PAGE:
• Catherine Benfield

Asking for help: Using advocates!





Hi guys!


How are you all? Okay, I hope! This post is about using the services of advocates – my last one was on becoming an advocate – so if you want to learn how to become one click here. If you want to learn more about advocacy and how to ensure you are protecting you and your family whilst contacting advocates please continue to read. There’s some seriously important information in this post. 😊



So, who are advocates?

Advocates can be literally anyone! They can be someone with OCD, a family member of someone with OCD, literally anyone!


Advocates:

  • tend to be people with first-hand experience of a condition, in our case OCD. They want to provide support, information and resources for people who are affected by OCD.

  • educate. OCD is a massively misunderstood condition, even by medical professionals, so our advocates tend to be an extremely passionate bunch.

  • are usually a shining beacon of hope for those dealing with OCD.

  • give a face to the condition.

  • are people someone who understands what you are going through because they’ve been there. Very often advocates are role models for recovery and show that life can be enjoyed after diagnosis.

  • often make resources that help those with OCD.

  • can help people get support, medical help and validate the wide range of emotions you may be feeling.

  • can signpost you to safe help and tell you who to contact. This can save months if not years of trying to figure out the system.

  • stop us feeling alone by sharing highs, lows and the impact on family, etc.

  • can help to change lives.

I’m going to stop there; this list could go on forever! 😊


So, as we can see from above, getting in contact with, or using the resources of, an advocate is a great idea!


But with all things mental health recovery, we need to keep our wits about us. We absolutely need to make sure we keep ourselves protected and safe from incorrect information.

Advocates enter into advocacy so they can support people going through something they’ve been through. They know the pitfalls and what helps, and they hope to make the journey easier for others. Sadly, the best will in the world, doesn’t stop mistakes being made sometimes and incorrect information can cause damage.


This absolutely isn’t a reason to bypass the support of advocates, you just need to know what to look out for and how to know when something may not be helpful.


SO, here’s a rough list of how to use advocates whilst keeping yourself as well-informed and protected as possible.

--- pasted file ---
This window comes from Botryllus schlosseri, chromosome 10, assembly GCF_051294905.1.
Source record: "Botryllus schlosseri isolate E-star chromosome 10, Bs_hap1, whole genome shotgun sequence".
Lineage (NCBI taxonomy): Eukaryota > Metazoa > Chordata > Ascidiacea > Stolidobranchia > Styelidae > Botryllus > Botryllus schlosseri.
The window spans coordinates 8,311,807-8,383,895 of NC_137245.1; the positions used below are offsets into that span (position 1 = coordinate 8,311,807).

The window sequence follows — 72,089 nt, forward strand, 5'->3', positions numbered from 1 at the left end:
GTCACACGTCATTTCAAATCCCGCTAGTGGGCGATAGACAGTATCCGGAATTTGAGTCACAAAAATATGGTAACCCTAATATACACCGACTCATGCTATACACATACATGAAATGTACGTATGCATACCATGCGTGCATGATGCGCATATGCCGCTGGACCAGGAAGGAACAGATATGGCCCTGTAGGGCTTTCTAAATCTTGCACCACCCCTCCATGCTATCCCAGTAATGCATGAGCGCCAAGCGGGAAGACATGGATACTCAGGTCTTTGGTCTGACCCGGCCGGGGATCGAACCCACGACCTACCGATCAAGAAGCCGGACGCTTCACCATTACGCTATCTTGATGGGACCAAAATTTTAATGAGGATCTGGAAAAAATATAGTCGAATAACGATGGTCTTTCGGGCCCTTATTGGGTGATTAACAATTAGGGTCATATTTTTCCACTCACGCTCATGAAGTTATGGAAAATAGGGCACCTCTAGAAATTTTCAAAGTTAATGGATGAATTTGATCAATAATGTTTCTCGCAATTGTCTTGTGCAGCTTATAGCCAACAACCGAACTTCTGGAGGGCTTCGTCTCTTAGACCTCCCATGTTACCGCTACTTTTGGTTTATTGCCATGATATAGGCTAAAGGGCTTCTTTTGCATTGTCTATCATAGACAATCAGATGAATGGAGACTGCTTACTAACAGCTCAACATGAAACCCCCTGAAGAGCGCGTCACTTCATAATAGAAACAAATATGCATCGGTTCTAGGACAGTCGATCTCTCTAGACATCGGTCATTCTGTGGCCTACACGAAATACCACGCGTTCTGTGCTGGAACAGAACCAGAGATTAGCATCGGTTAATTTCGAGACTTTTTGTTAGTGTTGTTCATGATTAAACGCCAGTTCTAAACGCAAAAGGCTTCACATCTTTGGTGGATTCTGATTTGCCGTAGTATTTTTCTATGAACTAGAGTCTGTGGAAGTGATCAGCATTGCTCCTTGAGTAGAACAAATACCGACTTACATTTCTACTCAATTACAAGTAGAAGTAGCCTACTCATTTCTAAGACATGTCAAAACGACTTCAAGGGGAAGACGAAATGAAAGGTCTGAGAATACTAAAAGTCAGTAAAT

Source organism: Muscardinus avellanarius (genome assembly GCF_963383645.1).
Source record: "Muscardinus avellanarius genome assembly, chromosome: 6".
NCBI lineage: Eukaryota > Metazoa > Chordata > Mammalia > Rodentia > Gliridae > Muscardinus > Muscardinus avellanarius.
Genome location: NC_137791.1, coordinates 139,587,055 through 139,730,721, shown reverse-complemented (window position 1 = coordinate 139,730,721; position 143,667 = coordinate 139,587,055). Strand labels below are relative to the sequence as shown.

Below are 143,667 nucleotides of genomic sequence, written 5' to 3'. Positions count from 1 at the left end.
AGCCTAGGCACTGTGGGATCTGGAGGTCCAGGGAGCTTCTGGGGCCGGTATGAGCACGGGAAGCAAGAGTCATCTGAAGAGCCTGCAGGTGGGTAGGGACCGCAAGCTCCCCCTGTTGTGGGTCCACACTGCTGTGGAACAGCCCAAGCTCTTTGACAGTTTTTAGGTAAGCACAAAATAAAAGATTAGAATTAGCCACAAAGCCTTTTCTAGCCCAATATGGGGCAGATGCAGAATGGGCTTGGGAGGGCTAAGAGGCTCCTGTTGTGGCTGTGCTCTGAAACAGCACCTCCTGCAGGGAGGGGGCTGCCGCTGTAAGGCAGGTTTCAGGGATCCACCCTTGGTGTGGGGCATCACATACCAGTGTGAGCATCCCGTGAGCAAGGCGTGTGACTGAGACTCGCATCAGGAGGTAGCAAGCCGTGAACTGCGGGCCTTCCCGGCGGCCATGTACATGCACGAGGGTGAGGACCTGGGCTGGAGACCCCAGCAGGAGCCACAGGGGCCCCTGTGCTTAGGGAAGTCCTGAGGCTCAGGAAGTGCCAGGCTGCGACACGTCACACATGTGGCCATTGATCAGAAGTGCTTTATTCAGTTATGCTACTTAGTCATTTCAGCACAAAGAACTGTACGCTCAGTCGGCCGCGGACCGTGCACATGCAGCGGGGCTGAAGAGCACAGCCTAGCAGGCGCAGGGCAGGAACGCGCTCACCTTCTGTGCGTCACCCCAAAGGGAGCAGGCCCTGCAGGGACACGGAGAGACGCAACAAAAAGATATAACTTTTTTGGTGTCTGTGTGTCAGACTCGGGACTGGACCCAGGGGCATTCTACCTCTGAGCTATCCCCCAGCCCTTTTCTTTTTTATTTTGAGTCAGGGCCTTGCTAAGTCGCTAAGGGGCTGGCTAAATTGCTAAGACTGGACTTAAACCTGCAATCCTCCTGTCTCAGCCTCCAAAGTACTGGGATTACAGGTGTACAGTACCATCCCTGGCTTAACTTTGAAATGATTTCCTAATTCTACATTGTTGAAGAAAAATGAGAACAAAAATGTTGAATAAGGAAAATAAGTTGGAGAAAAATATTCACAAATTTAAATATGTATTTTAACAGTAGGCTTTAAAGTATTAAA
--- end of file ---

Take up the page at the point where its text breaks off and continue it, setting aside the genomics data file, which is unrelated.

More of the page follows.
• Make sure you know as much as you can about OCD already. That way if you are unintentionally given incorrect information, you stand more chance of spotting it straight away.

  • Stay away from coaches who do therapy! I cannot stress this one enough. We have heard horror stories about people who have paid a fortune for unqualified people to do cognitive behavioural therapy and exposure and response prevention. It’s caused damage and heartbreak. Professional peer support workers will have certification and will work alongside professionally trained therapists.

  • If you are looking for information make it clear. Advocates should not be approached for medical advice, and we absolutely shouldn't be giving it out – we are not professionals. But we can be excellent sources of information and are very good at knowing the best and most reliable sources.

  • Check out the advocate beforehand. Most of us have our own websites and social media pages, take a look at the sort of things we do. Get a rough idea of whether we’d be a good person to approach before you even say hello. And that ABSOLUTELY needs to go for any medical professionals or resources recommended. Check these out first before signing up to anything!

  • Keep an eye out for sponsorship and who works with who. Advocacy is a huge undertaking and advocates absolutely should be financially compensated for their time. Keep any eye out for if your advocate is sponsored by someone and, if they are, feel free to ask questions. Most people will only be sponsored by individuals and companies that they 100% believe in but it always pays to check. Ask if the advocate you’re talking to receives any sort of bonus for signposting you to their sponsor.

  • Keep an eye out for good intentions – make sure the advocate you contact is professional and has your best interest at heart.


Okay, I think that’s it! I’m sorry if that last section was a bit off-putting. Advocacy is one of those areas that are so, so vital but if it goes wrong, it can go very, very wrong. It really pays to know what to look out for. I’ve been advocating for over four years now and I’ve honestly met some of the best people I’ll ever meet. The whole community is full of wonderful, wonderful people who dedicate their lives to trying to help others.

And remember, if you do find yourself in any doubt, there are a ton of professional charities and organisations to go to for support and they are fully trained to deal with any of your questions. There is seriously nothing you can tell them they haven’t heard before. 😊


Lots of love everyone.


Catherine x x

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